Thursday, September 28, 2006

It's not my fault I'm fat, doctor, it's my heritage.

Did anyone see David Tennant on that researching your ancestors programme? Being from Northern Ireland I found the whole thing quite moving really. Mr. Tennant was obviously disconcerted by his heritage, the trouble is around here heritage is likely to jump up and bite you on the bum.

In Northern Ireland you have to be one thing or the other, a neutral position is not accepted. Having lived in England for 17 years I found it all very depressing to come back to, the fact that attitudes haven't changed at all. The Good Friday agreement has reduced the violence but hearts and minds have not changed one iota.

Just to give an illustration, there is a big problem with obesity around here, and being Northern Ireland there is a sectarian aspect to this problem. The theory I have heard proposed by a (protestant) consultant physician is that protestants have a race memory that starvation was a catholic problem from the famine days and that therefore being fat just confirms your protestantism to the world. Sort of floored me, that one.

In our house we stick our heads in the sand and avoid the 'little local difficulty' by making sure we studiously avoid local TV, radio and news media. Like many other middle-class people here we have completely disengaged from the political process and left the loonies to run the asylum. Makes me feel guilty that. Anyway I would be interested in your views on this one and I, ahem, refute the charge that the whole post was just an excuse to post a picture of Mr. Tennant, oh no.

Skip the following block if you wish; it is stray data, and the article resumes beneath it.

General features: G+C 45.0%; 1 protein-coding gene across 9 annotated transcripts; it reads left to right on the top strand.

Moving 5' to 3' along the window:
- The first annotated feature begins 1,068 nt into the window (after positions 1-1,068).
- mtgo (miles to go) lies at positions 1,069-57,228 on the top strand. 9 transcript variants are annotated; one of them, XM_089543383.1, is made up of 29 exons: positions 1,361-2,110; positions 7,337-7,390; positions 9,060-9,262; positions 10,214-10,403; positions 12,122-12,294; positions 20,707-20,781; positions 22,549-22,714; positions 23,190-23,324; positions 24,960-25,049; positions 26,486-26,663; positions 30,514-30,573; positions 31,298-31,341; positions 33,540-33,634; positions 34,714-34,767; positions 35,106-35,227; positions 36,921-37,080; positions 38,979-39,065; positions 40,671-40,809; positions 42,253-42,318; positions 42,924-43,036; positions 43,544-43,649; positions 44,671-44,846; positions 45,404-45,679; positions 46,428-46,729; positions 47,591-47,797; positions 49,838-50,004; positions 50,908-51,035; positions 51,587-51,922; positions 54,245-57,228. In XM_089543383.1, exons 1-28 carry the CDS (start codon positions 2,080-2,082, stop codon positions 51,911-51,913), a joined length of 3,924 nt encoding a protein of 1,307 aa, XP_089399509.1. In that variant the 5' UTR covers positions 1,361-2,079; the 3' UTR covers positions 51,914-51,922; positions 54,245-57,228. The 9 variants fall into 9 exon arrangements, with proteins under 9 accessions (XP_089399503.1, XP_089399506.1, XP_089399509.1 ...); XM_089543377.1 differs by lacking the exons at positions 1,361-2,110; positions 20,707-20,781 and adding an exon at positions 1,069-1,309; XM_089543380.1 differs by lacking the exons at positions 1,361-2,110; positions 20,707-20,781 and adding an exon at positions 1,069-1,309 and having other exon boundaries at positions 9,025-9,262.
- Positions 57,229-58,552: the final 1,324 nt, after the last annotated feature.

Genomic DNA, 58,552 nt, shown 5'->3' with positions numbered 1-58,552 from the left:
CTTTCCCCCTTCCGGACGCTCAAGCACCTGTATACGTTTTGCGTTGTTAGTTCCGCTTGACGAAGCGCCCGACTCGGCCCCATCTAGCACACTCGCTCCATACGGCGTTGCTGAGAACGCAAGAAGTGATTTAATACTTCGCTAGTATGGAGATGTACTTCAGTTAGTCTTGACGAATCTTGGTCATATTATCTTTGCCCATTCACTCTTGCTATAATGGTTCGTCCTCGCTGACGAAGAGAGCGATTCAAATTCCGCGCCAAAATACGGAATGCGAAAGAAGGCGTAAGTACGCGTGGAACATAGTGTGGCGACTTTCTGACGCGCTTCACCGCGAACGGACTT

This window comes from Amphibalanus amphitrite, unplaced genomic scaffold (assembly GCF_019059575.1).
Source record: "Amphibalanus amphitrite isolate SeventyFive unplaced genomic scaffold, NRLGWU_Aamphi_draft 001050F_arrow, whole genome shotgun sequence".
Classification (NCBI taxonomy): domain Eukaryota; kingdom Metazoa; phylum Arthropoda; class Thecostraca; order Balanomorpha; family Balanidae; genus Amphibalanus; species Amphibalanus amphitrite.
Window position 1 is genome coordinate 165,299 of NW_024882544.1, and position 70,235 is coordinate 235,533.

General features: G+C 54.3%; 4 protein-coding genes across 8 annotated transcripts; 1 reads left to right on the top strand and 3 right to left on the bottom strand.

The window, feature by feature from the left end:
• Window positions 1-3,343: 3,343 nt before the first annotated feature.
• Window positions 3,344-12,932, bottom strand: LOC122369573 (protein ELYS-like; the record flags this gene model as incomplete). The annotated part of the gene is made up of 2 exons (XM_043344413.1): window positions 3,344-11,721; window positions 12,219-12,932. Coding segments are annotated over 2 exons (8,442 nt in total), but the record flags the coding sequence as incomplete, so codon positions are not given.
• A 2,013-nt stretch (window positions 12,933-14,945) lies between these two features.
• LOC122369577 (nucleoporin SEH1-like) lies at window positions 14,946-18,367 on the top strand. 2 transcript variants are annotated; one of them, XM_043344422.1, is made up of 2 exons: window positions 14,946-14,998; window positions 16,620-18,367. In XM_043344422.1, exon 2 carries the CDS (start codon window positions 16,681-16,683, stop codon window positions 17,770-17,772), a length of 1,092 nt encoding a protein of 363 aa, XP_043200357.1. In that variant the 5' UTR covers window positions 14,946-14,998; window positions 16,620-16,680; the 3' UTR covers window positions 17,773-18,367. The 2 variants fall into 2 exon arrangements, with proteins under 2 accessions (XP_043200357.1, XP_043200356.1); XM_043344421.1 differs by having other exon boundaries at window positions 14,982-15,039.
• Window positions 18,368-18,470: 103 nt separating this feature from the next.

PS To the Whales...Whalster, you sounded very down on your last couple of blogs and now you've gone!!!! Hope you're OK. Post and let us know, please.


the whales said...

Yay! I'm first. Still here. Just tired. Enjoying reading other people's blogs. Wireless always goes nuts between about 4 and 7pm. I'm guessing it's atmospheric. Or something.

If you're a fan of DT then go and see strugglingauthor's blog. She seems totally obsessed!

Wyndham said...

I thought that Mr Tennant came across as a thoroughly nice chap, if not particularly lightning-sharp up top. But I forgive that in an actor.

Billy said...

What about that beard of his?

I thought the programme was very interesting, not knowing much about NI I felt I found out plenty.

realdoc said...

Whales: great to hear you're still there.

Wyndham: my sister used to manage a theatre and told me that what we docs would call a supra-tentorial deficiency* is very common in actors.
*They're thick

Billy: Not a beard fan usually I stick to 'gaucho' moustaches but it did look rather fetching on Mr. Tennant.

urban chick said...

i can totally understand why your instinct is to disengage with 'local' politics - the northern irish people who i've got to know usually feel the same (hence their reason for not living there!) BUT i wonder whether it would be better for northern irish politics if people like you were engaging more